Riding in the UK


Pants the Welsh CobI just got back from my yearly jaunt over the pond to attend the Burghley Three-Day Event in Stamford, Lincs. I used to live and work in England so it’s always fun to visit friends and relatives—and to shop at one of the biggest horse trials in the world.

I always pack my helmet, boots and half chaps in the hope that I’ll get to ride. Luckily most of my friends are horsey and there’s usually a horse that needs to be hacked out.

On this trip it was Pants, a 15hh Welsh Section D cob that my friend recently bought for her husband Stuart. Stuart is a die-hard hunting man. He goes out twice a week in the winter with the Atherstone Hunt in Leicestershire on his cob, Louie. But Louis is almost 20, and Stuart is thinking of retiring him. Enter Pants.

Jane bought Pants as an unbroken 5-year-old about 12 weeks ago and sent him to her friend Julie to back and bring on. Three months later and the sturdy cob is twice as well behaved as any of my mature horses!

It’s been my experience that English horse folk back their horses later, but do much more with them in the following months.

Before he was backed, Pants spent several weeks being ponied off a more experienced horse around the lanes near Julia’s yard. Cars, trucks, bikes and flapping laundry doesn’t frighten Pants; he just marches right by them without spooking.

Then Julia worked with him a bit in her arena and he was backed without a fuss. Six weeks later he competed with Julia in a flat class at a big show in a neighboring county.

I have to admit that I was a little apprehensive when I was told that I was going to ride Pants. I usually ride Louis. Pants was pretty green. Was he ready to be ridden on the lanes and on the grassy bridleways that surround Julia’s yard? Was I up to riding such a baby? Would I end up in a ditch?

As Julia led him to me, fully tacked up, she said, “He’s a bit funny when you try to mount him, but once you’re in the saddle, he’ll be fine.” And he was. What a good boy.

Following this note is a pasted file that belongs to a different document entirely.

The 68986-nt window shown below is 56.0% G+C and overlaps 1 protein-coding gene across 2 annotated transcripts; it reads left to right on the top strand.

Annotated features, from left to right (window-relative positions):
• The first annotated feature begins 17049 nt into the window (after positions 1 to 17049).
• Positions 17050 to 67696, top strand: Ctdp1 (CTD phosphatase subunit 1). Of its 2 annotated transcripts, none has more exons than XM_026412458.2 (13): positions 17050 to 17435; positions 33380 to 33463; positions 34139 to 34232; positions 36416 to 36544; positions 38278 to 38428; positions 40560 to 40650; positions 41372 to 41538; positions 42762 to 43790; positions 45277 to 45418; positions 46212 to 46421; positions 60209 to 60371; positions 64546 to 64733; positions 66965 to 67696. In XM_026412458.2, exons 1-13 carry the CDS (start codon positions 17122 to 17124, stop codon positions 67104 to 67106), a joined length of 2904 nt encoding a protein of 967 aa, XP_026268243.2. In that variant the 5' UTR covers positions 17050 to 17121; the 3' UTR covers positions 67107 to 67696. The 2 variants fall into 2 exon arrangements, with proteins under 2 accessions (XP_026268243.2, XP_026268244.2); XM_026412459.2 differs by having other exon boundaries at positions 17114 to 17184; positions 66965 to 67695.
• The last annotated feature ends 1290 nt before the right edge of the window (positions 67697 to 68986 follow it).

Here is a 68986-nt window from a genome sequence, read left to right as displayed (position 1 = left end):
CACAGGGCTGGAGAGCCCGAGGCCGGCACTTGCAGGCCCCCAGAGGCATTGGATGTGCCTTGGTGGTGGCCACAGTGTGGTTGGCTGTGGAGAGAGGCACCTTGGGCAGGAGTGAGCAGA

When you’re getting a horse fit for hunting, you do a lot of trotting on the roads, so off we went. Despite being short and stout, Pants was very comfortable to ride. He was also very well behaved. He followed Louis and Stuart up and down hills, across fields and through gates. His manners were impeccable.

He even led a frightened Louis by a traveler and her caravan parked by the side of the road. He was a bit wary of the traveler’s cob tethered on the grass verge, but eventually walked by the mare.

It’s always great to ride on the lanes and bridleways I used to ride on as a child. And it’s even nicer when I’m riding such a lovely horse. Pants is a credit to Julia and her wonderful no-nonsense horse training skills. I wish I could have packed him up in my suitcase and brought him home. I can’t wait to ride him on my next visit.

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  1. I have just rescued a 3 year old TB and it’s been 30+ years since I have ridden well. I moved to a horse farm and I am now feverishly looking up stories of breaking in horses (NOT part of my experience in any way, shape, or form).
    Spirit Dancer is a lovely three year old and I saved him from the slaughter house…apparently he is the great grandson of our famous Canadian racehorse Northern Dancer…..
    I’m just reaching out for support and guidance at this point and your website certainly interested me as my upbringing is English. Can you help or guide me?


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